An important benefit of M. polymorpha is that it is frequently the first vegetation to appear after a large wildfire. Exposed mineral soil and high lime concentrations present after a severe fire provide favorable conditions for gametophyte establishment. After invading the burned area, M. polymorpha grows rapidly, sometimes covering the entire site. This is important to the prevention of soil erosion that frequently occurs after severe fires, causing significant, long-term, environmental damage. In addition to this, M. polymorpha renews the humus in the burned soil, and over time raises the quality of the soil to a point where other vegetation can be established.[2] Not only does common liverwort secure burned soil and improve its quality, but after a certain point, when the soil health is restored, it can no longer compete with the vegetation that originally inhabited the area. In USDA study in northeastern Minnesota, M. polymorpha dominated the landscape for 3 years after a severe fire, but after 5 years was replaced by lichen. After a similar fire in New Jersey M. polymorpha covered the ground for 2–3 years, but was then replaced with local shrubs and forbs. In Alaska the following vegetative successions were observed after a fire, again indicating that after soil rehabilitation has occurred the original flora returns and outcompetes M. polymorpha.[2]


It has historically been thought to remedy lung ailments and tuberculosis because of its perceived similarities to the shape and texture of animal livers.[4] This is an example of the doctrine of signatures.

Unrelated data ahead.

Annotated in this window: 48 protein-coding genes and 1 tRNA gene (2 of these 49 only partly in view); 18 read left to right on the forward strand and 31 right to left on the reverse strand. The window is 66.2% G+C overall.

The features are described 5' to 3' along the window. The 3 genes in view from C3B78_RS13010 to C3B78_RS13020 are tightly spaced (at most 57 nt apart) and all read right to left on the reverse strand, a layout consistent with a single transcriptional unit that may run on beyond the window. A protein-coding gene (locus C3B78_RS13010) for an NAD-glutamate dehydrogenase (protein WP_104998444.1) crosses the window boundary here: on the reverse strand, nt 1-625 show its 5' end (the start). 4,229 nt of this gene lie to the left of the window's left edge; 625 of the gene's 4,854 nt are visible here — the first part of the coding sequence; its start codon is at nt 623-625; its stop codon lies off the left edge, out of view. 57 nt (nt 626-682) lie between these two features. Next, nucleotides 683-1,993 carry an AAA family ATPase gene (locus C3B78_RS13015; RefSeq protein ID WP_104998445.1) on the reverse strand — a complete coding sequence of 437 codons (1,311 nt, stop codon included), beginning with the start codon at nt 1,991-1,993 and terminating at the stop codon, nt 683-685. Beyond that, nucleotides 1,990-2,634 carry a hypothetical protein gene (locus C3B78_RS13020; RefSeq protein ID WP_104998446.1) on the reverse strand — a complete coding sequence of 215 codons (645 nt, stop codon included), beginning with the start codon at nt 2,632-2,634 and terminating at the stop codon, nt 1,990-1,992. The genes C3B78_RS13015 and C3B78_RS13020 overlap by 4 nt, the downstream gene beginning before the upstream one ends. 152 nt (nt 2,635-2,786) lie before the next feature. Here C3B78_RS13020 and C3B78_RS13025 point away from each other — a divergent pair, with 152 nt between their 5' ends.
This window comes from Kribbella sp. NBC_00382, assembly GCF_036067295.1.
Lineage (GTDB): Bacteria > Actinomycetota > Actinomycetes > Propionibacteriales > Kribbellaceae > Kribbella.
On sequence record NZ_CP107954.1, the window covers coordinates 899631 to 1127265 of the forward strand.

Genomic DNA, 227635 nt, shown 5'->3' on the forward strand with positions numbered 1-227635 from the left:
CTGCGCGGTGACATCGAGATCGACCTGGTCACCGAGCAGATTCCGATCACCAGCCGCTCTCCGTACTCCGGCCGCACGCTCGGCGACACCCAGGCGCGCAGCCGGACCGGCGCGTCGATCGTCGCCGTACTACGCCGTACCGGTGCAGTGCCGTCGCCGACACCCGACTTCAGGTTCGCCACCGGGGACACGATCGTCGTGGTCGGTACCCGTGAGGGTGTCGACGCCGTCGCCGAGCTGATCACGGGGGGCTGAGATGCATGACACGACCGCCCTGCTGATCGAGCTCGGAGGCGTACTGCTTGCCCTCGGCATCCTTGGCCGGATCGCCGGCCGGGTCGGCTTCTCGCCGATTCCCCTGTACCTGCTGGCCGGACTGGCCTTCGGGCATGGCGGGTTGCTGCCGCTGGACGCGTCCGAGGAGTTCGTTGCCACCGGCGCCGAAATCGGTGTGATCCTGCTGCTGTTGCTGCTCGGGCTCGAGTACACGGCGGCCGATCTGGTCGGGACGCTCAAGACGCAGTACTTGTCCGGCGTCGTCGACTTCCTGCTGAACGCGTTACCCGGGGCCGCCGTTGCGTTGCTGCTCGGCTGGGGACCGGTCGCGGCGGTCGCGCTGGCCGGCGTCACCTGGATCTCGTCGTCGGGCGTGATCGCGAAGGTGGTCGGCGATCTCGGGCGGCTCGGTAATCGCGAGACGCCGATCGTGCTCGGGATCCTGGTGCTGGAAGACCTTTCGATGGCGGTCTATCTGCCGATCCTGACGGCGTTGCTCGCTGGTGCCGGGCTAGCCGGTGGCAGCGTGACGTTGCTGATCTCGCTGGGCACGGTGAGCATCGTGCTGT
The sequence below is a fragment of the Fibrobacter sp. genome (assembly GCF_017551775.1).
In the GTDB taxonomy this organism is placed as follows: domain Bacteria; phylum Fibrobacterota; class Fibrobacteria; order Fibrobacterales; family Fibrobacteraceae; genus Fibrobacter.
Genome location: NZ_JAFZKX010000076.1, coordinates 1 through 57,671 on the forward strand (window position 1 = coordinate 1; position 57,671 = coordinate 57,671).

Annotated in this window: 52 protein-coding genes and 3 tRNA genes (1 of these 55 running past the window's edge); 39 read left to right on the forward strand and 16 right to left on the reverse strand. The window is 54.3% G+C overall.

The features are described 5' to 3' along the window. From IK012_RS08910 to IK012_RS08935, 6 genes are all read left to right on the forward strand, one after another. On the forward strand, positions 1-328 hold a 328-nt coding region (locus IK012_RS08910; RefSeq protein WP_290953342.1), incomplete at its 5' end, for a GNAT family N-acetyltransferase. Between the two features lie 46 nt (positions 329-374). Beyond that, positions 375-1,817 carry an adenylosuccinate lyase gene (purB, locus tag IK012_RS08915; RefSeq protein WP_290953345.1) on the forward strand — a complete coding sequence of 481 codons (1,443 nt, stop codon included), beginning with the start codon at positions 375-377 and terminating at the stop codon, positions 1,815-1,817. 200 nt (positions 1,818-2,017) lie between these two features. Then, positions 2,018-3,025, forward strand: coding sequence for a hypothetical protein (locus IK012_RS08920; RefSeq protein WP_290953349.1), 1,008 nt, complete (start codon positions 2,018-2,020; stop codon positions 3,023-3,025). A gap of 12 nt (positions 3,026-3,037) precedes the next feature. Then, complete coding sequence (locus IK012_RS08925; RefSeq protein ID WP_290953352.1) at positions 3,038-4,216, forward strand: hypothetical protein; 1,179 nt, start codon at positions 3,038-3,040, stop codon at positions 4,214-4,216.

Marchantia polymorpha produces the antifungal bis[bibenzyls] dihydrostilbenoids plagiochin E, 13,13'-O-isoproylidenericcardin D, riccardin H, marchantin E, neomarchantin A, marchantin A and marchantin B. Its strong fungicidal capability has been used successfully in the treatment of skin and nail fungi.[5]



  1. ^ Equihua, Clementina (1987). "Diseminación de yemas en Marchantia polymorpha L. (Hepaticae)". Cryptogamie, Bryologie, Lichenologie. 8 (3): 199–217.
  2. ^ a b c d Matthews, Robin F. 1993. Marchantia polymorpha. In: Fire Effects Information System, [Online]. U.S. Department of Agriculture, Forest Service, Rocky Mountain Research Station, Fire Sciences Laboratory (Producer). Available: [2017, December 8].
  3. ^ "Controlling Liverwort and Moss Now and in the Future" (PDF). Retrieved November 16, 2018.
  4. ^ Bland, J. H. 1971. Forests of Lilliput. The realm of mosses and lichens. New York: Prentice-Hall, Inc.
  5. ^ Niu, C; Qu, JB; Lou, HX (2006). "Antifungal bisbibenzyls from the Chinese liverwort Marchantia polymorpha L". Chemistry & Biodiversity. 3 (1): 34–40. doi:10.1002/cbdv.200690004. PMID 17193213.
  • Altland, James. Marchantia polymorpha. Accessed 4 July 2009.
  • British Bryological Society (2010) Marchantia polymorpha Accessed 22 October 2018.
  • Matthews, Robin F. (1993) Marchantia polymorpha. Accessed 4 July 2009.
  • Raven, Peter H.; Ray F. Evert & Susan E. Eichhorn (1999) Biology of Plants, W. H. Freeman, New York.
  • Rook, Earl J. S. (1999) Marchantia polymorpha. Accessed 4 July 2009.
  • Smith, AJE (1989) The Liverworts of Britain and Ireland, Cambridge University Press, Cambridge.

External links[edit]